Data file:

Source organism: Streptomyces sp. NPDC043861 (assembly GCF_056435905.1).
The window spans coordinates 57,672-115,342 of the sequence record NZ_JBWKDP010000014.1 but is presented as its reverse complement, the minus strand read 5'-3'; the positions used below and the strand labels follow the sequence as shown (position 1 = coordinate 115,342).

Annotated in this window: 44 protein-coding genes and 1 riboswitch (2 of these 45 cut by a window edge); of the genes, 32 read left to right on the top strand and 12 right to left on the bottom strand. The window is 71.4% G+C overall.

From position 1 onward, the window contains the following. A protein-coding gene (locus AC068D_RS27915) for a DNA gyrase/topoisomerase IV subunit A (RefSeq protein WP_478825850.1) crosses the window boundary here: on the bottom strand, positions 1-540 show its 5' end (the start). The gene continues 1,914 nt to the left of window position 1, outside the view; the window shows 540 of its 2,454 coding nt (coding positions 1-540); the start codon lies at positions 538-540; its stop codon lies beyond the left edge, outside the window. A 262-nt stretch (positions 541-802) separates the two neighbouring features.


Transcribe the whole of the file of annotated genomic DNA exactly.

Source organism: Streptomyces sp. NPDC043861 (assembly GCF_056435905.1).
The window spans coordinates 57,672-115,342 of the sequence record NZ_JBWKDP010000014.1 but is presented as its reverse complement, the minus strand read 5'-3'; the positions used below and the strand labels follow the sequence as shown (position 1 = coordinate 115,342).

Annotated in this window: 44 protein-coding genes and 1 riboswitch (2 of these 45 cut by a window edge); of the genes, 32 read left to right on the top strand and 12 right to left on the bottom strand. The window is 71.4% G+C overall.

From position 1 onward, the window contains the following. A protein-coding gene (locus AC068D_RS27915) for a DNA gyrase/topoisomerase IV subunit A (RefSeq protein WP_478825850.1) crosses the window boundary here: on the bottom strand, positions 1-540 show its 5' end (the start). The gene continues 1,914 nt to the left of window position 1, outside the view; the window shows 540 of its 2,454 coding nt (coding positions 1-540); the start codon lies at positions 538-540; its stop codon lies beyond the left edge, outside the window. A 262-nt stretch (positions 541-802) separates the two neighbouring features.